Service Alerts!


Design & Construction Stats

Length, Width, Height, Weight

Total length of Bridge including approaches from abutment to abutment is 1.7 miles (8,981 ft or 2,737 m).

Total length of Bridge including approaches from abutment to abutment, plus the distance to the Toll Plaza, is 9,150 ft (2,788 m).

Length of suspension span including main span and side spans is 1.2 miles (6,450 ft or 1,966 m).

Length of main span portion of suspended structure (distance between towers) is 4,200 ft (1,280 m).

Length of one side span is 1,125 ft (343 m).

Width of Bridge is 90 ft (27 m).

Width of roadway between curbs is 62 ft (19 m).

Width of sidewalk is 10 ft (3 m).

Clearance above mean higher high water is 220 ft (67 m).

Total weight of each anchorage is 60,000 tons (54,400,000 kg).

Original combined weight of Bridge, anchorages, and approaches is 894,500 tons (811,500,000 kg).

Total weight of Bridge, anchorages, and approaches (1937) is 894,500 tons (811,500,000 kg).

Total weight of Bridge, anchorages, and approaches (1986)* is 887,000 tons (804,700,00 kg*).

Weight of Bridge, excluding anchorages and approaches, and including the suspended structure, main towers, piers and fenders, bottom lateral system and orthotropic redecking (1986) is 419,800 tons (380,800,000 kg *).

* The total bridge weight listed for 1986 includes the reduction in weight due to the redecking in 1986. The weight of the original reinforced concrete deck and its supporting stringers was 166,397 tons (150,952,000 kg).  The weight of the new orthotropic steel plate deck, its two inches of epoxy asphalt surfacing, and its supporting pedestals is now 154,093 tons (139,790,700 kg). This is a total reduction in weight of the deck of 12,300 tons (11,158,400 kg), or 1.37 tons (1133 kg) per lineal foot of deck.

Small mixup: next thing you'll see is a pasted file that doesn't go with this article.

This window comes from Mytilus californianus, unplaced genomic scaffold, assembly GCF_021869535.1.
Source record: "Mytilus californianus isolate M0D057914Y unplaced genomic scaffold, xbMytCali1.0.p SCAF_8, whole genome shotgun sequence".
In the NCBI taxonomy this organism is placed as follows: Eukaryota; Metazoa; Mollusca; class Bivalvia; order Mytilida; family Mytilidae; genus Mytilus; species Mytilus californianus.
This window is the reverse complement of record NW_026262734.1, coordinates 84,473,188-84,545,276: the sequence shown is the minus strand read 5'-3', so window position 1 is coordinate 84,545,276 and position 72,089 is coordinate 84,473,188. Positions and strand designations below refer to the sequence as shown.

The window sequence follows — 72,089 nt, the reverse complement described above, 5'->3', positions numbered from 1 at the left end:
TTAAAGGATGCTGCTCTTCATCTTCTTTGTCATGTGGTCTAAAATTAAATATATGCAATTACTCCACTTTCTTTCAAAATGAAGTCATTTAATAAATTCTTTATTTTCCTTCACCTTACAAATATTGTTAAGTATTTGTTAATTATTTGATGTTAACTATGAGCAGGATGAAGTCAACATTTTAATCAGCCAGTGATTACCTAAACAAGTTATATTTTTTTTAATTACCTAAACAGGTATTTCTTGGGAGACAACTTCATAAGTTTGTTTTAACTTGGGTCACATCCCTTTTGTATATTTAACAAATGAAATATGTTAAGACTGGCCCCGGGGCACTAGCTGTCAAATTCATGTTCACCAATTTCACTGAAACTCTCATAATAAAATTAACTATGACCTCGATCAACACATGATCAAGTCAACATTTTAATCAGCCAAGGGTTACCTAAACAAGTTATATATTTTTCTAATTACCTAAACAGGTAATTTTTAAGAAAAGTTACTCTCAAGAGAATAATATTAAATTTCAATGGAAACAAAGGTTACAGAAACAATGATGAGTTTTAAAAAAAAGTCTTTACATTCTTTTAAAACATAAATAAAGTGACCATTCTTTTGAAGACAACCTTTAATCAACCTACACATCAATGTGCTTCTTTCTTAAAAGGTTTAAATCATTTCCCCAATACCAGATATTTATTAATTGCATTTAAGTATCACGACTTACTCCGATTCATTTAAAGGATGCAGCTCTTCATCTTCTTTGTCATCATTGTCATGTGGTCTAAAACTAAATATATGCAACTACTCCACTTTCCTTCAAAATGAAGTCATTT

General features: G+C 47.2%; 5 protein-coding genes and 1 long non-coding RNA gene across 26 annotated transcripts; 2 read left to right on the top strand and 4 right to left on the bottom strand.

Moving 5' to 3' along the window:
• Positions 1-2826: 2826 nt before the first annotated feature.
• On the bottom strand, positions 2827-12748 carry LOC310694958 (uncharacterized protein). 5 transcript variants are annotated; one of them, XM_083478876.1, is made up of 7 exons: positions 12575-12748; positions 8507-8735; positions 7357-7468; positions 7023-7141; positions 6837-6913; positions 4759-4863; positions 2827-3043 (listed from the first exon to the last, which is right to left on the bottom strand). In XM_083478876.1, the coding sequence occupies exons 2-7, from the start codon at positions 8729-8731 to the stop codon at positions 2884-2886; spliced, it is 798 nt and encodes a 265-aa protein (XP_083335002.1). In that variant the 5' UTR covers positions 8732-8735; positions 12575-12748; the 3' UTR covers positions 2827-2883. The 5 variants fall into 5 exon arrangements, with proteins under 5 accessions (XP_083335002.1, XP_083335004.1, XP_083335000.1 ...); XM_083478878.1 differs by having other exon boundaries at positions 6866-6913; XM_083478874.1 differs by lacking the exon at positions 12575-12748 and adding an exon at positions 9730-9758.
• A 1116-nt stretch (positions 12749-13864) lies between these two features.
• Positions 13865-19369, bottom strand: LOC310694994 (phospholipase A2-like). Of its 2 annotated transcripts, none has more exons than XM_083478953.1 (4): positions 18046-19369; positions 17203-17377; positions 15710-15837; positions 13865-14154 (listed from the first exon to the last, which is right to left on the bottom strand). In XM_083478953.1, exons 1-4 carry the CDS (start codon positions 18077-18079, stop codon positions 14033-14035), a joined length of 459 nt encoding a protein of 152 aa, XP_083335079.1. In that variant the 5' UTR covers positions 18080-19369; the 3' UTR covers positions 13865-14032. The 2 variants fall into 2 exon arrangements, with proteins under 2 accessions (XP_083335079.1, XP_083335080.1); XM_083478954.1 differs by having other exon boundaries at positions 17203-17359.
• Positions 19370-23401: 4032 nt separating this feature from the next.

Bridge Deflection, Load Capacity

Watch this video to see how the Golden Gate Bridge can move up and down by as much as 16 feet!

At midspan, the maximum downward deflection (or the distance the Bridge was built to move downward) is 10.8 ft (3.3. m). The maximum upward deflection is 5.8 ft (1.8 m).

The maximum transverse deflection, at center span is 27.7 ft (8.4 m).

Live load capacity per lineal foot is 4,000 lbs (1,814.4 kg).

As an example of how the Bridge is built to move, during the winter storms in 1982, the main span bowed approximately 6 to 7 feet

The three maximum deflections noted above at the center of the suspension bridge are due to the following loading conditions:

  1. The transverse deflection is due to a sustained transverse wind load. The maximum transverse movement of 27.7 ft is based on the maximum allowable longitudinal movement of the wind locks at the support towers;
  2. The maximum downward deflection is due to a condition with maximum live load on the center span, no live load on the side spans and maximum design temperature to elongate the main cables; and
  3. The maximum upward deflection is due to a condition opposite to condition 2 above, with maximum live load on side spans, no live load on center span and minimum design temperature to shorten the cable length.

Main Tower Stats

The Golden Gate Bridge has two main towers that support the two main cables.

The height of a tower above water is 746 ft (227 m).

The height of a tower above roadway is 500 ft (152 m).

Tower base dimension (each leg) is 33 ft x 54 ft (10 m x 16 m).

The load on each tower from main cables is 61,500 tons (56,000,000 kg).

The weight of both main towers is 44,000 tons (40,200,000 kg).

Transverse deflection of towers is 12.5 in (0.32 m).

Longitudinal deflection of towers (shoreward) is 22 in (0.56 m) and (channelward) is 18 in (0.46 m).

The south tower foundation depth below mean low water is 110 ft (34 m).

To build south tower pier to support the south tower, construction workers pumped 9.41 million gallons (35.6 million liters) of water out of the fender that was constructed first.

Main Cable Stats

The Golden Gate Bridge has two main cables which pass over the tops of the two 746-ft-tall towers and are secured at either end in giant anchorages. The galvanized carbon steel wire comprising each main cable was laid by spinning the wire, using a loom-type shuttle that moved back and forth as it laid the wire in place to form the cables. The spinning of the main cable wires was completed in 6 months and 9 days.